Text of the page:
Burning of Washington
This is a letter by First Lady Dolley
Madison to her sister, Anna, written the day before Washington, D.C. was
burned by British forces during the War of 1812. The
letter describes the desertion of the White House and Mrs. Madison's famous
actions saving Gilbert Stuart's portrait
of George Washington. As Mrs. Madison fled she met her husband the President,
and together, from a hillside, they watched Washington burn.
My husband left me yesterday morng. to join Gen. Winder. He enquired
anxiously whether I had courage, or firmness to remain in the President's house
until his return, on the morrow, or succeeding day, and on my assurance that I
had no fear but for him and the success of our army, he left me, beseeching me
to take care of myself, and of the cabinet papers, public and private. I have
since recd. two despatches from him, written with a pencil; the last is
alarming, because he desires I should be ready at a moment's warning to enter my
carriage and leave the city; that the enemy seemed stronger than had been
reported, and that it might happen that they would reach the city, with
intention to destroy it. . . . . I am accordingly ready; I have pressed as many
cabinet papers into trunks as to fill one carriage; our private property must be
sacrificed, as it is impossible to procure wagons for its transportation. I am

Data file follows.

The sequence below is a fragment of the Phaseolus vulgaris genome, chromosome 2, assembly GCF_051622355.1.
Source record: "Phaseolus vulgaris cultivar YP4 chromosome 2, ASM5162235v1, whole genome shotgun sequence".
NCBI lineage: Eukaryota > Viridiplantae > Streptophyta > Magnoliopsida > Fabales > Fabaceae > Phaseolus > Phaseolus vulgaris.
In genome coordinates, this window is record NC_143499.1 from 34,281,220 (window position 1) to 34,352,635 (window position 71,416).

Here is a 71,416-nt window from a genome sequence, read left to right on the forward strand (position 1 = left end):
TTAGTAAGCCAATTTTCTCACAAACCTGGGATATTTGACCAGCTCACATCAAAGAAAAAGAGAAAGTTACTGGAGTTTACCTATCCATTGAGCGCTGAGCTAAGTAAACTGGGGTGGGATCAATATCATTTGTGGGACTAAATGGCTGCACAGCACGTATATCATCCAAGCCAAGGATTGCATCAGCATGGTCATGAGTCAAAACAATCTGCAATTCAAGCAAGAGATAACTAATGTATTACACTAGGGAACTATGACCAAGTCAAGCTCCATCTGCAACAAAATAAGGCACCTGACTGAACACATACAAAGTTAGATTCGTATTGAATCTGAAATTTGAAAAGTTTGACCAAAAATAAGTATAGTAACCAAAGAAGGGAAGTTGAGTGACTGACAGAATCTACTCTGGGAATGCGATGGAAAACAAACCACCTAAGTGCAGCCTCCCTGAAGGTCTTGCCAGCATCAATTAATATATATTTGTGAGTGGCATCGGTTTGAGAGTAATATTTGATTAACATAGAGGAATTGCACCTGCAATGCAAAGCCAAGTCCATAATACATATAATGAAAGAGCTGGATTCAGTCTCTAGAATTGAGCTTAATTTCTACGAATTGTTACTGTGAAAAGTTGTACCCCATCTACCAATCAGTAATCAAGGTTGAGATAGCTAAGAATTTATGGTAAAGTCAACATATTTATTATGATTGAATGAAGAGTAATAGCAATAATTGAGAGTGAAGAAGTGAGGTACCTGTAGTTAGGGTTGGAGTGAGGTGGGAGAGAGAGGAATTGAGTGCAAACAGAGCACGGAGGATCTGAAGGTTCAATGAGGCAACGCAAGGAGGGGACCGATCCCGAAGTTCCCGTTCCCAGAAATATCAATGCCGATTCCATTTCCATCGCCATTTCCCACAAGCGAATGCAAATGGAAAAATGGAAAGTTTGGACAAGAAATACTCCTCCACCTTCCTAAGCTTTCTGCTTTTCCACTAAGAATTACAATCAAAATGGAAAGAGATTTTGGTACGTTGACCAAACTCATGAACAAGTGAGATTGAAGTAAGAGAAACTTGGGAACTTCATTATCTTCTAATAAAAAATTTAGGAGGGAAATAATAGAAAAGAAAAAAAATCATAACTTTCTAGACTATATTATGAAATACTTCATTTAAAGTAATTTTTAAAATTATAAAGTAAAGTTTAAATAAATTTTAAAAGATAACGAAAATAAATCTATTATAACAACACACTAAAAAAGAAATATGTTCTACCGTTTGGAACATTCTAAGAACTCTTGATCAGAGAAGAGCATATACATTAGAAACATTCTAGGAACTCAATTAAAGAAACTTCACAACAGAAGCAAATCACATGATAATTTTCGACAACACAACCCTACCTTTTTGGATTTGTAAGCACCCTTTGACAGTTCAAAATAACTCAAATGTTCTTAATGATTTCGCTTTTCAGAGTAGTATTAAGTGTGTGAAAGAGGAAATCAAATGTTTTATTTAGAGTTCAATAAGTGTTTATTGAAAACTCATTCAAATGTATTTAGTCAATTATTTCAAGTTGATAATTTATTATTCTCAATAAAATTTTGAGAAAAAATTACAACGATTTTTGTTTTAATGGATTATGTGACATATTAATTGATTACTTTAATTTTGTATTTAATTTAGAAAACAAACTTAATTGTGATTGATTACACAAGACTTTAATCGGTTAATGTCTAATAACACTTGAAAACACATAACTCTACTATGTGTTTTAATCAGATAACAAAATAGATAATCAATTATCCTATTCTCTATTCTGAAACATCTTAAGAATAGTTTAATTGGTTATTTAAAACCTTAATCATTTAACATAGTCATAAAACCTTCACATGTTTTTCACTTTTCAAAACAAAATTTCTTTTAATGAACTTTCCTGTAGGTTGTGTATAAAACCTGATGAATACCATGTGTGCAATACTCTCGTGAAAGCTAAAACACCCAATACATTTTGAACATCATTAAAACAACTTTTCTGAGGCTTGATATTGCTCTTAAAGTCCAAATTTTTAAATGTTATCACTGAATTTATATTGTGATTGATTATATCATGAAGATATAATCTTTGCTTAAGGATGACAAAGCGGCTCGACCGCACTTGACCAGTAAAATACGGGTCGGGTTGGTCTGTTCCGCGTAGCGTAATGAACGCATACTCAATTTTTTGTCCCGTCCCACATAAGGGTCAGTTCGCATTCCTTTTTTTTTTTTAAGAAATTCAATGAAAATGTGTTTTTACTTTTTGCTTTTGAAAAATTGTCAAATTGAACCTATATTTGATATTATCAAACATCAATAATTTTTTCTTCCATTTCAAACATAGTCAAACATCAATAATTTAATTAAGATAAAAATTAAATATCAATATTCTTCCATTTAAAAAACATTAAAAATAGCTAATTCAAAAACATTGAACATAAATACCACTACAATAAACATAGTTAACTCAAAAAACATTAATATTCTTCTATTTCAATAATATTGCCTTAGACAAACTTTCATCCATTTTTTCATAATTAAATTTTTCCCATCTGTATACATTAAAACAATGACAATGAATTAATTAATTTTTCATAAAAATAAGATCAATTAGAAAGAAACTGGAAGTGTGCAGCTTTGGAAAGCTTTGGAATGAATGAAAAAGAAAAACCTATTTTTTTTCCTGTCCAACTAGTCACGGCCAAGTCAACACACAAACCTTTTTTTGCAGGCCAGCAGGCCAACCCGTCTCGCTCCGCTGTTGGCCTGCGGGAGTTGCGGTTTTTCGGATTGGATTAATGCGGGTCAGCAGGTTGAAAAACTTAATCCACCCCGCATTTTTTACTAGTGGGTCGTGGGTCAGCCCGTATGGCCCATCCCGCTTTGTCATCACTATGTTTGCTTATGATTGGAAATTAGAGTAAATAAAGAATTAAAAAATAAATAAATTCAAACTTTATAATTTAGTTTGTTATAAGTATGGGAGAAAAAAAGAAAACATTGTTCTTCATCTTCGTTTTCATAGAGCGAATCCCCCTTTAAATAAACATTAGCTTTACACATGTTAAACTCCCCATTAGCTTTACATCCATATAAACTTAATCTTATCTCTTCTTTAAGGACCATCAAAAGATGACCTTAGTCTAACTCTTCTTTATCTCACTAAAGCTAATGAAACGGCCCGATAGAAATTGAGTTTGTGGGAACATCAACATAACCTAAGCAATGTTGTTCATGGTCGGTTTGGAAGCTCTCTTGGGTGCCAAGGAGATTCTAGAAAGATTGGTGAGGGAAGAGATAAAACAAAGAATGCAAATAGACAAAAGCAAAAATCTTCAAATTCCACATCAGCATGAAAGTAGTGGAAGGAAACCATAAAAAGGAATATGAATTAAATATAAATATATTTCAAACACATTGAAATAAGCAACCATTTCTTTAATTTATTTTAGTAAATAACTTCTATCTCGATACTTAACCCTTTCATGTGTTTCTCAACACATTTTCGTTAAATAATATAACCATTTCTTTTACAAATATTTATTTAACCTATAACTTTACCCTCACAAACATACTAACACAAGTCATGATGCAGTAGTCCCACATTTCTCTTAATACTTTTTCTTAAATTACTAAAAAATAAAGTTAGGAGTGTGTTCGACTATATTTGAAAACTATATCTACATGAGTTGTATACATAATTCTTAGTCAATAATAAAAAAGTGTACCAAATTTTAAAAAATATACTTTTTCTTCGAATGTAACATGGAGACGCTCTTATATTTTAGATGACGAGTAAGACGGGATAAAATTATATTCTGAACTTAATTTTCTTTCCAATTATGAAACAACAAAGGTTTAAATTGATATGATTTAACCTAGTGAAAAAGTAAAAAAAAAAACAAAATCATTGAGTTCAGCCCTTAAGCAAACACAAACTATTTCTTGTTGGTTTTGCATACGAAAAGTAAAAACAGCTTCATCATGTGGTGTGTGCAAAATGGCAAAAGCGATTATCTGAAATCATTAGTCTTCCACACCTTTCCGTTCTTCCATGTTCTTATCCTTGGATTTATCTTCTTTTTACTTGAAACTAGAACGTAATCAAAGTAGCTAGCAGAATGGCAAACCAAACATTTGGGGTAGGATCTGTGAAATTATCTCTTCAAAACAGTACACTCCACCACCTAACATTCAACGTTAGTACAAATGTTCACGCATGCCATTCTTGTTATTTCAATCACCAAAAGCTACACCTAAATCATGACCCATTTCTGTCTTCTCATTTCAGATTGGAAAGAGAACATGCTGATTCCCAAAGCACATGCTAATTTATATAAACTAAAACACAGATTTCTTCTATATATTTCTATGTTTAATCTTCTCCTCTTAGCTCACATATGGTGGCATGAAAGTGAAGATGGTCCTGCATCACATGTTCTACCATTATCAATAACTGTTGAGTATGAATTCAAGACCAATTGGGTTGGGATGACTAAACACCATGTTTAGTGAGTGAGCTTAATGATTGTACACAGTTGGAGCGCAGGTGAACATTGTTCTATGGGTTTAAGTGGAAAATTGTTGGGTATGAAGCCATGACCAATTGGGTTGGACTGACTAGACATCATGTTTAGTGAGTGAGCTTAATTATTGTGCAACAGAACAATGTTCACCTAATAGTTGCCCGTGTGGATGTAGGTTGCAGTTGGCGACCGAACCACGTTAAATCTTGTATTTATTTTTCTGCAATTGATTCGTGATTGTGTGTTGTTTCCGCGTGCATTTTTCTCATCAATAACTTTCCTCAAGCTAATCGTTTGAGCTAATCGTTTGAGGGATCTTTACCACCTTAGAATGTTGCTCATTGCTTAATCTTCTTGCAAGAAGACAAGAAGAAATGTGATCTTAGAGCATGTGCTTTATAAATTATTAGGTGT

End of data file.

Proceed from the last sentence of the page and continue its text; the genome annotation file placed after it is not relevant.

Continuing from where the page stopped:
determined not to go myself until I see Mr Madison safe, and he can accompany
me, as I hear of much hostility towards him, . . . . disaffection stalks around
us. . . . My friends and acquaintances are all gone; Even Col. C with his
hundred men, who were stationed as a guard in the enclosure . . . . French John
(a faithful domestic,) with his usual activity and resolution, offers to spike
the cannon at the gate, and to lay a train of powder which would blow up the
British, should they enter the house. To the last proposition I positively
object, without being able, however, to make him understand why all advantages
in war may not be taken.
Wednesday morng., twelve o'clock. Since sunrise I have been turning my
spyglass in every direction and watching with unwearied anxiety, hoping to
discern the approach of my dear husband and his friends, but, alas, I can descry
only groups of military wandering in all directions, as if there was a lack of
arms, or of spirit to fight for their own firesides!
Three O'clock. Will you believe it, my Sister? We have had a battle or
skirmish near Bladensburg, and I am still here within sound of the cannon! Mr.
Madison comes not; may God protect him! Two messengers covered with dust, come
to bid me fly; but I wait for him. . . . At this late hour a wagon has been
procured, I have had it filled with the plate and most valuable portable
articles belonging to the house; whether it will reach its destination; the Bank
of Maryland, or fall into the hands of British soldiery, events must determine.
Our kind friend, Mr. Carroll, has come to hasten my departure, and is
in a very bad humor with me because I insist on waiting until the large picture
of Gen. Washington is secured, and it requires to be unscrewed from the wall.
This process was found too tedious for these perilous moments; I have ordered
the frame to be broken, and the canvass taken out it is done, and the precious
portrait placed in the hands of two gentlemen of New York, for safe keeping. And
now, dear sister, I must leave this house, or the retreating army will make me a
prisoner in it, by filling up the road I am directed to take. When I shall again
write you, or where I shall be tomorrow, I cannot tell!!